Offline wsdstan

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Re: St. Patrick's Day
« Reply #4 on: March 17, 2020, 07:32:55 PM »
Sue and I just finished our St. Patrick's Day supper.  Corned beef, cabbage, mashed potatoes with some of the skin left on, carrots, and broth.  A quite satisfying meal.  Departing from tradition we split a cream filled Long John for dessert. 

The coddle sounds good and with bacon and sausage it has to be.  Easy recipe too.

We are watching John Wayne and Maureen O'Hara in The Quiet Man.

Happy St. Patty's day to all.
A man who carries a cat by the tail learns  something he can learn in no other way. 
(Mark Twain)

Offline wolfy

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Re: St. Patrick's Day
« Reply #5 on: March 17, 2020, 07:56:19 PM »
We just finished our corned beef & cabbage meal, also....right tasty.  Leftovers for lunch tomorrow and then a Reuben Casserole for the next day.  I love that stuff!

We just watched The Quiet Man on TCM (NO COMMERCIALS!) about a month or so, ago. 
Don't know what's in store for us tonight. :shrug:
The only chance you got at a education is listenin' to me talk!
Augustus McCrae.....Texas Ranger      Lonesome Dove, TX

Offline Pete Bog

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Re: St. Patrick's Day
« Reply #6 on: March 17, 2020, 08:30:42 PM »
The Dublin Coddle turned out OK. A taste sample when it was about half cooked seemed to indicate a shortage of spices, so I added a bit of Weber Grills 'Chicago Steak' seasoning. That helped but in the end I dusted on some Tony Chachere's Creole seasoning while it was served in the bowl. Now it's just the way I like it, but that's just me. The wife didn't need any additional spice.

I'll definitely do it again. It was easy and tasty and wasn't fussy about the cook time. Just my kind of meal.

The corned beef and cabbage are going to be on the menu soon though. I regret not taking the brisket out of the freezer in time, but this was a nice substitute. 
 

Offline Moe M.

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Re: St. Patrick's Day
« Reply #7 on: March 18, 2020, 07:03:50 AM »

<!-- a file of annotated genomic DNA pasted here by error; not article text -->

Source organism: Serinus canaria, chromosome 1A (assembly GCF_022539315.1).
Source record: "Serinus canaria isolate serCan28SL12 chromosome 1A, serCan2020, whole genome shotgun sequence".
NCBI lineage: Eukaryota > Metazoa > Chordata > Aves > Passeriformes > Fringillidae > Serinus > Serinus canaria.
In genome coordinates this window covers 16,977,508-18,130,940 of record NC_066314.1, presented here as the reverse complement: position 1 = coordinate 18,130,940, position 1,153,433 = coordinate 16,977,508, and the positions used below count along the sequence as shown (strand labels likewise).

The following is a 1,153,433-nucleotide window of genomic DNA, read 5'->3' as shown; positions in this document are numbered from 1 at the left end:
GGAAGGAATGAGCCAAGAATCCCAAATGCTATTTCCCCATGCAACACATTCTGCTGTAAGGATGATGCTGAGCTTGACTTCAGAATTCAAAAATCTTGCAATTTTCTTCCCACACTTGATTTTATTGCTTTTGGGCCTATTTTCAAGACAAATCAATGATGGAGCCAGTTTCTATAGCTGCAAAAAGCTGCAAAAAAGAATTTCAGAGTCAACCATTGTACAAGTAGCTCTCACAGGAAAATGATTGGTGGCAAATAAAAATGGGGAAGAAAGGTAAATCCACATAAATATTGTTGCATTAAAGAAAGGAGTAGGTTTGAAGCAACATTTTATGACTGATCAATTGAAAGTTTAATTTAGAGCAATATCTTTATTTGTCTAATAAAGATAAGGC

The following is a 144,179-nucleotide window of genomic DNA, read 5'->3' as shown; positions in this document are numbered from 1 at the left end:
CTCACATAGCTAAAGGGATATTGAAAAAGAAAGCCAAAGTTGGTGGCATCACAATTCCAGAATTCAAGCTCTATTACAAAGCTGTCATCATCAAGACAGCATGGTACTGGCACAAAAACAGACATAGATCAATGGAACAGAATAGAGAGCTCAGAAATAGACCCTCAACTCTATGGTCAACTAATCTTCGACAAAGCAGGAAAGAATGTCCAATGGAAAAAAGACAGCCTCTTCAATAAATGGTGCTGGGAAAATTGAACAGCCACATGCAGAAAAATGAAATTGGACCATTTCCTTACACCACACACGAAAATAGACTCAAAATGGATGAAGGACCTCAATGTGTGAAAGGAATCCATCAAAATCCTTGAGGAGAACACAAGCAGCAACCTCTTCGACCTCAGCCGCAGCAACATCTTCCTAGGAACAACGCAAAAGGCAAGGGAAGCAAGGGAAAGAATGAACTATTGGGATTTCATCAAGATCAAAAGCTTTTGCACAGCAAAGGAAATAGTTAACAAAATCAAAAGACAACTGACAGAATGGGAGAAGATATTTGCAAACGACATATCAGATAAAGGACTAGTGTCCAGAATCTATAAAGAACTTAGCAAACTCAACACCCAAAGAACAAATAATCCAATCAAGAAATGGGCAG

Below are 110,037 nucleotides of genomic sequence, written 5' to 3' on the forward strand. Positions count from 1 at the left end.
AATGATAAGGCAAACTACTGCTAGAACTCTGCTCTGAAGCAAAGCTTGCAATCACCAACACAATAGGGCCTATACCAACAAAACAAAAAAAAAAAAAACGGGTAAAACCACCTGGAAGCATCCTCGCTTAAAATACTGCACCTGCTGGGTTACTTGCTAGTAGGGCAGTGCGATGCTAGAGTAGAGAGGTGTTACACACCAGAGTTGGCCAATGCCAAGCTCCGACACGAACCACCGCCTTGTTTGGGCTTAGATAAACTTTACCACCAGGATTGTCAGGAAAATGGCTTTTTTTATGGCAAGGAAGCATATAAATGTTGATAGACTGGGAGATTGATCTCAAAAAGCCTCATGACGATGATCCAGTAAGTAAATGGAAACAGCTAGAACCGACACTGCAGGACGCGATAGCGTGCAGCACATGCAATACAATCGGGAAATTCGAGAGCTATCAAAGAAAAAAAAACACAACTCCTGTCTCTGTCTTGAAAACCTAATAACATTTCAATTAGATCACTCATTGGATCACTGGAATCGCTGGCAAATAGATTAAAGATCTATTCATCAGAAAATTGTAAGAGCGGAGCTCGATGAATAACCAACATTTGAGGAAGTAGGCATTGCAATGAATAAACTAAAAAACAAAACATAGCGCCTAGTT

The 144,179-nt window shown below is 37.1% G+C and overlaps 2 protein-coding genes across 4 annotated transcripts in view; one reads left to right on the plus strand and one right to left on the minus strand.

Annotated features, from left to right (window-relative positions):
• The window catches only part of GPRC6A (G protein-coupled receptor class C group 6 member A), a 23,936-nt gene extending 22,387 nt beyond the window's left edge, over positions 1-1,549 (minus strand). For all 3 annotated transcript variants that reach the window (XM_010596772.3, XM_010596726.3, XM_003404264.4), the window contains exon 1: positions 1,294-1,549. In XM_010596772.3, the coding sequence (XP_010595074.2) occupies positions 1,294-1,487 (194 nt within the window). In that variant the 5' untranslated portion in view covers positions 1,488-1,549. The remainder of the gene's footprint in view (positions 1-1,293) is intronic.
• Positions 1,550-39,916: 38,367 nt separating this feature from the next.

The Dublin Coddle turned out OK. A taste sample when it was about half cooked seemed to indicate a shortage of spices, so I added a bit of Weber Grills 'Chicago Steak' seasoning. That helped but in the end I dusted on some Tony Chachere's Creole seasoning while it was served in the bowl. Now it's just the way I like it, but that's just me. The wife didn't need any additional spice.

I'll definitely do it again. It was easy and tasty and wasn't fussy about the cook time. Just my kind of meal.

The corned beef and cabbage are going to be on the menu soon though. I regret not taking the brisket out of the freezer in time, but this was a nice substitute. 
 

 Pete,  just a suggestion for the next time,  if you're late taking a large piece of meat like a pot roast, pork loin, or brisket that's in the three to five pound range (if it's not in a vacuum sealed bag wrap it good in plastic wrap and stick it in a zip lock freezer bag) put it in a stock pot full of cold tap water and put a weight on it to keep it submerged, it'll thaw out pretty quickly and evenly without going bad.
 I've thawed out a five pound brisket in about five hours that way without any issues, from the freezer at about 9:00am to the oven at 3:00pm in the afternoon saved the day supper wise.     
In youth we learn,   with age we understand.

Offline Pete Bog

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Re: St. Patrick's Day
« Reply #8 on: March 18, 2020, 01:41:39 PM »
Thanks Moe